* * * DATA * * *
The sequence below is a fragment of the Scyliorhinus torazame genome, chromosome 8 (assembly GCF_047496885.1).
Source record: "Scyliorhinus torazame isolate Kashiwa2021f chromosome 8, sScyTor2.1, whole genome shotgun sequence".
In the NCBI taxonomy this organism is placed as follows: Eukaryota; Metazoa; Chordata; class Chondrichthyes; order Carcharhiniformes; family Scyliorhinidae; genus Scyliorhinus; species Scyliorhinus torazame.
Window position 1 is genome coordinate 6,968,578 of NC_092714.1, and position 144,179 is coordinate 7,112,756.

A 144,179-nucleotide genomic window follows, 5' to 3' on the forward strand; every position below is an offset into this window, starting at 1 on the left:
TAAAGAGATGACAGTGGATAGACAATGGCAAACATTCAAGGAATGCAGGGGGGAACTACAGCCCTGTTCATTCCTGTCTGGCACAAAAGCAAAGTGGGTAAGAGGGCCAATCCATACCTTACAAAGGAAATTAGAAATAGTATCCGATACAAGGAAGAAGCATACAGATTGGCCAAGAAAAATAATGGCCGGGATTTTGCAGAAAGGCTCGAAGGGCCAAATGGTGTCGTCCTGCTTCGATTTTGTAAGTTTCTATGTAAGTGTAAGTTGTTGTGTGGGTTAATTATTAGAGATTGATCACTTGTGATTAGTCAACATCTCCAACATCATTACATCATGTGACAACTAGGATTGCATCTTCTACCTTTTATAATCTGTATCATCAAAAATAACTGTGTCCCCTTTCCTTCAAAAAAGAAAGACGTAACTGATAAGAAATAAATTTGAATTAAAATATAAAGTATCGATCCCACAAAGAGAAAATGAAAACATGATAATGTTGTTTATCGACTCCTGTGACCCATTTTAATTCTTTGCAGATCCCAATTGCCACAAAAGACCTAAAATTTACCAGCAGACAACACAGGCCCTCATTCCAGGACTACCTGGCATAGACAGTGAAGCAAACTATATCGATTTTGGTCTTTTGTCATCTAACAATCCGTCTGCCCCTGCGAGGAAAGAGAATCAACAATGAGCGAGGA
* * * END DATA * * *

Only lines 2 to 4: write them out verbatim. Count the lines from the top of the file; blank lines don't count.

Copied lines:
Source record: "Scyliorhinus torazame isolate Kashiwa2021f chromosome 8, sScyTor2.1, whole genome shotgun sequence".
In the NCBI taxonomy this organism is placed as follows: Eukaryota; Metazoa; Chordata; class Chondrichthyes; order Carcharhiniformes; family Scyliorhinidae; genus Scyliorhinus; species Scyliorhinus torazame.
Window position 1 is genome coordinate 6,968,578 of NC_092714.1, and position 144,179 is coordinate 7,112,756.